Hoarding of lipids inside muscle tissue is beneficial for a cyclist riding in the Tour de France, because they are actually burning the fat. However, this isn’t the case for the twenty-first-century couch potato. This was recently demonstrated by researchers from the Netherlands. They found that an intravenous infusion of lipids had little to no effect on insulin functioning in trained athletes, yet reduced insulin sensitivity by 63 percent in untrained people. It was noted that trained athletes had 32 percent higher mitochondrial capacity compared to sedentary study subjects.
Fatty muscle, insulin resistance, and mitochondrial dysfunction go hand in hand. Research studies have reported a 30 percent reduction in mitochondrial function among insulin-resistant individuals compared to metabolically healthy counterparts.
Researchers at the University of Colorado found that lipid deposits inside muscle tissue correlate strongly with abdominal fat and an increase in the ratio of triglyceride to heart-healthy cholesterol in adolescents prior to and during puberty. This suggests that lipid accumulation in muscle tissue is an early event contributing to metabolic imbalances.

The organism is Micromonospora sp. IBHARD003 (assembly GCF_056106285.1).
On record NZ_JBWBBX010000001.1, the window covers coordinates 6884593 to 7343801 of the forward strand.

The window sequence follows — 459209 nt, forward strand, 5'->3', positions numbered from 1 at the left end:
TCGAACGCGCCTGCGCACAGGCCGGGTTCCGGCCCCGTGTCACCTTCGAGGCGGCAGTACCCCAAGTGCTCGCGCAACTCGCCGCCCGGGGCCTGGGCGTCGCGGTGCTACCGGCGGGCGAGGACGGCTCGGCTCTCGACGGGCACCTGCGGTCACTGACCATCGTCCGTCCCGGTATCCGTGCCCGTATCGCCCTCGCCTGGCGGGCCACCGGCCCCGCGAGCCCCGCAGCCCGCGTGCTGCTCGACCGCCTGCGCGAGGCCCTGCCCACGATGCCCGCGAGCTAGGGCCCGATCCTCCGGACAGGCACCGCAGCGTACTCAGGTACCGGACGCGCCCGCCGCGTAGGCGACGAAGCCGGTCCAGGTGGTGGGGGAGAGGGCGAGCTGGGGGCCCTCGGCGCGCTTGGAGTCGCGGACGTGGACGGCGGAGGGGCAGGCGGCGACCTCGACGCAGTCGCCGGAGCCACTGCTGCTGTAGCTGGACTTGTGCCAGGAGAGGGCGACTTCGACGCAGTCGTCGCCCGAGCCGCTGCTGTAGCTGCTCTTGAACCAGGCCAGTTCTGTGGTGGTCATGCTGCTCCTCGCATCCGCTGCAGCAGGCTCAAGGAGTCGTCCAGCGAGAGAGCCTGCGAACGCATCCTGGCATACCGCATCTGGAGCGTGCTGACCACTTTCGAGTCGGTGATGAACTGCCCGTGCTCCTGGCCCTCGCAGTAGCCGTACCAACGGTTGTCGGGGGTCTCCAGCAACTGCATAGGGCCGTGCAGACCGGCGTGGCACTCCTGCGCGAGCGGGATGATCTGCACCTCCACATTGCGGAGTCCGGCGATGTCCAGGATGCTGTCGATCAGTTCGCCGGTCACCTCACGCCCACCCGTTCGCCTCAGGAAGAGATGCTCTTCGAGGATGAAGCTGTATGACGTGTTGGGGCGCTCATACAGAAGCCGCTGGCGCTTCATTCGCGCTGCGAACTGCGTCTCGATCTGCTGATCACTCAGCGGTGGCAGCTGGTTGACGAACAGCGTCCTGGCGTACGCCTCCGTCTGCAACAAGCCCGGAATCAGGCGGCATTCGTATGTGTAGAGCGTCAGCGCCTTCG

Activating Mitochondrial Pathways Are Key To Burning Fat Inside Muscle
A hot area of research today involves tweaking the molecular switches to make energy currency more available to mitochondria to make them more efficient fat-burners. AMPK and PGC-1α (peroxisome proliferator-activated receptor γ coactivator 1α) both stimulate the mitochondria to burn fat and sugar more efficiently. When increased by fasting, exercise, cold temperatures, and certain natural compounds, the AMPK and PGC-1α pair also instruct the mitochondria to divide, a process known as mitochondrial biogenesis. In brief, these molecular signaling hubs guide our mitochondria to burn more fat and carbohydrates for fuel.